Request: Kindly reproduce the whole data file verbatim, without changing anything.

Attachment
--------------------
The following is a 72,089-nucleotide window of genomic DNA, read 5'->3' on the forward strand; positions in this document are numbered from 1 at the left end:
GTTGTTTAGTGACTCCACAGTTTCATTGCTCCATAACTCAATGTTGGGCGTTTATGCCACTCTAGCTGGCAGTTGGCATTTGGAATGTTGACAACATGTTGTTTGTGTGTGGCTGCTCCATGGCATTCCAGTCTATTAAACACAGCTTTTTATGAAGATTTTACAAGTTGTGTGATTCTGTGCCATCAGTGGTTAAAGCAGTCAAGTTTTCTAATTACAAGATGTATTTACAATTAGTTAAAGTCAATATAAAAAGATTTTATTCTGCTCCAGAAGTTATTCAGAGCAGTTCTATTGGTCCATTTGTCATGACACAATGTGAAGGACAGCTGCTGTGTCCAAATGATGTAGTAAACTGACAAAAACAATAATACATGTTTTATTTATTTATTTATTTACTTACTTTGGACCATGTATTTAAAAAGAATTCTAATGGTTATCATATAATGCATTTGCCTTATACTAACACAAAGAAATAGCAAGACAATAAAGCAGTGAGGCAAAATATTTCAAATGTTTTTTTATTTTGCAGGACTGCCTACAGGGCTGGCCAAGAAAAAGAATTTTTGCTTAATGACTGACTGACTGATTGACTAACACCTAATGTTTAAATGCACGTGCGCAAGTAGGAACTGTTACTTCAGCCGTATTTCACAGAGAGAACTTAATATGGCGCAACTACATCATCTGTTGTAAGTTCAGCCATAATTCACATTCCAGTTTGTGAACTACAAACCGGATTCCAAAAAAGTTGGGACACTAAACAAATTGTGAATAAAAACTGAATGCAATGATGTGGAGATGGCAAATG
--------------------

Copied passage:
The following is a 72,089-nucleotide window of genomic DNA, read 5'->3' on the forward strand; positions in this document are numbered from 1 at the left end:
GTTGTTTAGTGACTCCACAGTTTCATTGCTCCATAACTCAATGTTGGGCGTTTATGCCACTCTAGCTGGCAGTTGGCATTTGGAATGTTGACAACATGTTGTTTGTGTGTGGCTGCTCCATGGCATTCCAGTCTATTAAACACAGCTTTTTATGAAGATTTTACAAGTTGTGTGATTCTGTGCCATCAGTGGTTAAAGCAGTCAAGTTTTCTAATTACAAGATGTATTTACAATTAGTTAAAGTCAATATAAAAAGATTTTATTCTGCTCCAGAAGTTATTCAGAGCAGTTCTATTGGTCCATTTGTCATGACACAATGTGAAGGACAGCTGCTGTGTCCAAATGATGTAGTAAACTGACAAAAACAATAATACATGTTTTATTTATTTATTTATTTACTTACTTTGGACCATGTATTTAAAAAGAATTCTAATGGTTATCATATAATGCATTTGCCTTATACTAACACAAAGAAATAGCAAGACAATAAAGCAGTGAGGCAAAATATTTCAAATGTTTTTTTATTTTGCAGGACTGCCTACAGGGCTGGCCAAGAAAAAGAATTTTTGCTTAATGACTGACTGACTGATTGACTAACACCTAATGTTTAAATGCACGTGCGCAAGTAGGAACTGTTACTTCAGCCGTATTTCACAGAGAGAACTTAATATGGCGCAACTACATCATCTGTTGTAAGTTCAGCCATAATTCACATTCCAGTTTGTGAACTACAAACCGGATTCCAAAAAAGTTGGGACACTAAACAAATTGTGAATAAAAACTGAATGCAATGATGTGGAGATGGCAAATG